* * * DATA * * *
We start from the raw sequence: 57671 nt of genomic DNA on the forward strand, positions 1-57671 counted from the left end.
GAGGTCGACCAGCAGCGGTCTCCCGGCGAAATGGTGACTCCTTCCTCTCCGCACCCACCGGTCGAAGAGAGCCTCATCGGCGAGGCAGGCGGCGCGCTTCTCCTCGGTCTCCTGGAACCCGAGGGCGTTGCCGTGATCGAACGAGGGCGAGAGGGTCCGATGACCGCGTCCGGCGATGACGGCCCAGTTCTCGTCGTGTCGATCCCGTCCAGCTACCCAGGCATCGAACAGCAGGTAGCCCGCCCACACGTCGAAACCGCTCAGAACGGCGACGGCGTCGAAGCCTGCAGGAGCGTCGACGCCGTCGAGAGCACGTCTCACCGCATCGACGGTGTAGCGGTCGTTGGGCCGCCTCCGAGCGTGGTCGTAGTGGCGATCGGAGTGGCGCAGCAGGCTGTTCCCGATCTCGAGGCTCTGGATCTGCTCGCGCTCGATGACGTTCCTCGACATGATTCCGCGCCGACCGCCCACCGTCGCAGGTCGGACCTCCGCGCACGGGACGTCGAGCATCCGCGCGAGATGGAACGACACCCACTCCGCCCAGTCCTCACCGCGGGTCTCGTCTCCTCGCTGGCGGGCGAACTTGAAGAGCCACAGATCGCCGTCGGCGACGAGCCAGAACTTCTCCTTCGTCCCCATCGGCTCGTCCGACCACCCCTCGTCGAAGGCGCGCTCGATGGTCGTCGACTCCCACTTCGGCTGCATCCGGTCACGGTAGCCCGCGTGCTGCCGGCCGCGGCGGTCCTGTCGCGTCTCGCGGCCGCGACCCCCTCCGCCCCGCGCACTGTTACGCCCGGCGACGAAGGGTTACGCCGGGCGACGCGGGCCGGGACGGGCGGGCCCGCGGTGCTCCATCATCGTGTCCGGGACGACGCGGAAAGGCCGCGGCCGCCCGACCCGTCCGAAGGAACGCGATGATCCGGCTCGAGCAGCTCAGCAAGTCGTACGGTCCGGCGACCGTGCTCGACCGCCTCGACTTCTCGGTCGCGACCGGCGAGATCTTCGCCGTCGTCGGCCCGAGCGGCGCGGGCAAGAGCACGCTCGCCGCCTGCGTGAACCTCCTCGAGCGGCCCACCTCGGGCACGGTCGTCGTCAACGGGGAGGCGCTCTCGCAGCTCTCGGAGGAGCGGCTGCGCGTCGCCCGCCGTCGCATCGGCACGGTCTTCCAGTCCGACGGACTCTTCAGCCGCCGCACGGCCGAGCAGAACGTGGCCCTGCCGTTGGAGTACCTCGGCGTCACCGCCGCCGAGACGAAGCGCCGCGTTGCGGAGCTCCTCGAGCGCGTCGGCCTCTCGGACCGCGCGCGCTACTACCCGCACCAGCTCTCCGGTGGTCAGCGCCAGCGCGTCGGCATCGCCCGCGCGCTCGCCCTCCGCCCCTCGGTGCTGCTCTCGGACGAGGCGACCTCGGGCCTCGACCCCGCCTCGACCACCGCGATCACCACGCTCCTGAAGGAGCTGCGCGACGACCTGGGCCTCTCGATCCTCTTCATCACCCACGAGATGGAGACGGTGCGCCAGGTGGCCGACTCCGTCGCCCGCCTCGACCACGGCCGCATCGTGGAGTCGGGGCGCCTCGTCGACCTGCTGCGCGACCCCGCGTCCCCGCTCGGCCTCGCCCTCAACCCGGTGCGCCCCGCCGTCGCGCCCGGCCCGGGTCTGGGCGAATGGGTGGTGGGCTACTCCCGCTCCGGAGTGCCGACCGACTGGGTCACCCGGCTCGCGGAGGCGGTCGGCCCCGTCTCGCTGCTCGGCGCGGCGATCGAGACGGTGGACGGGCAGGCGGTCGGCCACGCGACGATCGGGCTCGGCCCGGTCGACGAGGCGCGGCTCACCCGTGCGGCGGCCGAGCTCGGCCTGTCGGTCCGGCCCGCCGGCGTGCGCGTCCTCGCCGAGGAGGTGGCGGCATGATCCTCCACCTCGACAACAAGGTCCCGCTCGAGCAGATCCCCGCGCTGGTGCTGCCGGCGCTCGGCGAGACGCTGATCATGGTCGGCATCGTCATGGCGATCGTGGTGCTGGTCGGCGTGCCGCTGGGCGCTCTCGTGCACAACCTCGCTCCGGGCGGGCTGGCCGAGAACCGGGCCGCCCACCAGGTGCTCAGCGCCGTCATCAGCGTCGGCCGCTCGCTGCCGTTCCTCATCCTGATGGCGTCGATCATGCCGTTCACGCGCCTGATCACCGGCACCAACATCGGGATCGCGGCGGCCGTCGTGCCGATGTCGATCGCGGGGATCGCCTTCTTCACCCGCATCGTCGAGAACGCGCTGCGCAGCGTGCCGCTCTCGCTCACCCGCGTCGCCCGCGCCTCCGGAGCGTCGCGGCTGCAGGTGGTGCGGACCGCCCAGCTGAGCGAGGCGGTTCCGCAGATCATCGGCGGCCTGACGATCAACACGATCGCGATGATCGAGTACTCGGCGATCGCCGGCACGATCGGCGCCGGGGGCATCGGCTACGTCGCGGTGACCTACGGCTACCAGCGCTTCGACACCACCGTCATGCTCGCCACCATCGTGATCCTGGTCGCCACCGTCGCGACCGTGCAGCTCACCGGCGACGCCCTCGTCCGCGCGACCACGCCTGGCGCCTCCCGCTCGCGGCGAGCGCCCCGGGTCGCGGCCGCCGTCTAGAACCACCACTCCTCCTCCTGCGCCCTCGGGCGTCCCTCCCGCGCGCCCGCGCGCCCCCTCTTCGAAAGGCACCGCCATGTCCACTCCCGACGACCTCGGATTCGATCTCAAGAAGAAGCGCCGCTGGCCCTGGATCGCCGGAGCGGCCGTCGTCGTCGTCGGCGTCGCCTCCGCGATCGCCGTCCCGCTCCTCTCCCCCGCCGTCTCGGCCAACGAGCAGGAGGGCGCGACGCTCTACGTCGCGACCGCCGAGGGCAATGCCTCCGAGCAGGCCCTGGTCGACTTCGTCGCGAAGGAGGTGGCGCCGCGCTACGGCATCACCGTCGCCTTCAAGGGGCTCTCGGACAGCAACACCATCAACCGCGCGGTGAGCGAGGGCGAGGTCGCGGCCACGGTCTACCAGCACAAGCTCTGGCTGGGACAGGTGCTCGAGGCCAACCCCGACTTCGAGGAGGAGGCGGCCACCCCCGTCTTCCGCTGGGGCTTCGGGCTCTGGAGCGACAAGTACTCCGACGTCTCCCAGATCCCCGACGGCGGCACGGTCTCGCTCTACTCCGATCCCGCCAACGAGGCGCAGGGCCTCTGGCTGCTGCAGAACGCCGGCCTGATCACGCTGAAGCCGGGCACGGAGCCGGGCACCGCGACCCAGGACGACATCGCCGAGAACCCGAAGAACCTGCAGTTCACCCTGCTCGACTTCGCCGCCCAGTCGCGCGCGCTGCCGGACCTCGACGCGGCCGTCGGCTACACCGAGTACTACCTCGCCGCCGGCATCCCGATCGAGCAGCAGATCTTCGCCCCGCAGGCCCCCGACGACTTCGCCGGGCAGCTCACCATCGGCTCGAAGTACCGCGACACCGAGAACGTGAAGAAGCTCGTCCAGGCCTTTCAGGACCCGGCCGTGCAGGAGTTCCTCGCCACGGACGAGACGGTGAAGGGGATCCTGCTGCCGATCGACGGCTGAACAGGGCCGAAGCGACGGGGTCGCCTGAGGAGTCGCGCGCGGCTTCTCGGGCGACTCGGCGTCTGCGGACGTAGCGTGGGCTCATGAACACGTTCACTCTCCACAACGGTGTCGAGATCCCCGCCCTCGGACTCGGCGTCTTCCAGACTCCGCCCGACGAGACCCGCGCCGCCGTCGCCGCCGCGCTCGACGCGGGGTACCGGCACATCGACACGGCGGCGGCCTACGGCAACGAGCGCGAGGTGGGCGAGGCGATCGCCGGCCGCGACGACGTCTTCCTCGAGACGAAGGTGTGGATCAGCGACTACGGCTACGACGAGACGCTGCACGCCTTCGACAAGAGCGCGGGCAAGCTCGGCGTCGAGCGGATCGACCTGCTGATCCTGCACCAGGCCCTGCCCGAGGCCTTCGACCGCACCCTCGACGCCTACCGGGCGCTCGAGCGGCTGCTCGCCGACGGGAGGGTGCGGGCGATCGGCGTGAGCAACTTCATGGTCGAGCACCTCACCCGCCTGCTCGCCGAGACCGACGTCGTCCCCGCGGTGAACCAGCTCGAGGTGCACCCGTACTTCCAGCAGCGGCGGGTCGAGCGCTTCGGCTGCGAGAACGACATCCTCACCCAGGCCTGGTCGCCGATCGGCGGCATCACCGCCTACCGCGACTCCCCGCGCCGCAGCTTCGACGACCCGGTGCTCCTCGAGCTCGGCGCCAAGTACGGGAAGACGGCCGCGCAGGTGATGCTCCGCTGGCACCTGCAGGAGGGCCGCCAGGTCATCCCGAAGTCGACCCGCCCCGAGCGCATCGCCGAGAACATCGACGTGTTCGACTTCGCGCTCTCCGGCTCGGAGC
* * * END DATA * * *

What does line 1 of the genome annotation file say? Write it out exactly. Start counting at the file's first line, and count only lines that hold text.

We start from the raw sequence: 57671 nt of genomic DNA on the forward strand, positions 1-57671 counted from the left end.